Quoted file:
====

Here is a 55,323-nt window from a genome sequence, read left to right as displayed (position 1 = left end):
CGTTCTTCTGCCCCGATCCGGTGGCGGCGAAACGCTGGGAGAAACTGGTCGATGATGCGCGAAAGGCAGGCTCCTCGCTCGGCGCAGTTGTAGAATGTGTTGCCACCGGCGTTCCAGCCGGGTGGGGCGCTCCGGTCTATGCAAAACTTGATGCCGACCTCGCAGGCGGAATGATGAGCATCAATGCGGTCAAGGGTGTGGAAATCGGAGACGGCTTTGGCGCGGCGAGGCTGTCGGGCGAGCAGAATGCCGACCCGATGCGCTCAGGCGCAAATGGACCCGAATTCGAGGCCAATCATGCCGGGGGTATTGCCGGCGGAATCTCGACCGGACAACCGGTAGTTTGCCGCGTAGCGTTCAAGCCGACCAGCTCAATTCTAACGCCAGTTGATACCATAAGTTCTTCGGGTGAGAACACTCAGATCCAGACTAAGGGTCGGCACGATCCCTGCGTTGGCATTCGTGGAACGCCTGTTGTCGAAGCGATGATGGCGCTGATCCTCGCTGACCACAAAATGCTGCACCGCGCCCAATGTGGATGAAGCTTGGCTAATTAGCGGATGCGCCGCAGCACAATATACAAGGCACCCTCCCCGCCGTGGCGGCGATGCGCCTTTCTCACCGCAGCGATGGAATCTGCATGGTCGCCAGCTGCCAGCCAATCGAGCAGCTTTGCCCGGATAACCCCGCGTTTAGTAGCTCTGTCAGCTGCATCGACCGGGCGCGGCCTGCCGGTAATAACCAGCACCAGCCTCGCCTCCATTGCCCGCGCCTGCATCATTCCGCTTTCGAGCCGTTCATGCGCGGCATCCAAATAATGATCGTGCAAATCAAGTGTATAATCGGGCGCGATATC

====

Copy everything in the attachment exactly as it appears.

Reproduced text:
Here is a 55,323-nt window from a genome sequence, read left to right as displayed (position 1 = left end):
CGTTCTTCTGCCCCGATCCGGTGGCGGCGAAACGCTGGGAGAAACTGGTCGATGATGCGCGAAAGGCAGGCTCCTCGCTCGGCGCAGTTGTAGAATGTGTTGCCACCGGCGTTCCAGCCGGGTGGGGCGCTCCGGTCTATGCAAAACTTGATGCCGACCTCGCAGGCGGAATGATGAGCATCAATGCGGTCAAGGGTGTGGAAATCGGAGACGGCTTTGGCGCGGCGAGGCTGTCGGGCGAGCAGAATGCCGACCCGATGCGCTCAGGCGCAAATGGACCCGAATTCGAGGCCAATCATGCCGGGGGTATTGCCGGCGGAATCTCGACCGGACAACCGGTAGTTTGCCGCGTAGCGTTCAAGCCGACCAGCTCAATTCTAACGCCAGTTGATACCATAAGTTCTTCGGGTGAGAACACTCAGATCCAGACTAAGGGTCGGCACGATCCCTGCGTTGGCATTCGTGGAACGCCTGTTGTCGAAGCGATGATGGCGCTGATCCTCGCTGACCACAAAATGCTGCACCGCGCCCAATGTGGATGAAGCTTGGCTAATTAGCGGATGCGCCGCAGCACAATATACAAGGCACCCTCCCCGCCGTGGCGGCGATGCGCCTTTCTCACCGCAGCGATGGAATCTGCATGGTCGCCAGCTGCCAGCCAATCGAGCAGCTTTGCCCGGATAACCCCGCGTTTAGTAGCTCTGTCAGCTGCATCGACCGGGCGCGGCCTGCCGGTAATAACCAGCACCAGCCTCGCCTCCATTGCCCGCGCCTGCATCATTCCGCTTTCGAGCCGTTCATGCGCGGCATCCAAATAATGATCGTGCAAATCAAGTGTATAATCGGGCGCGATATC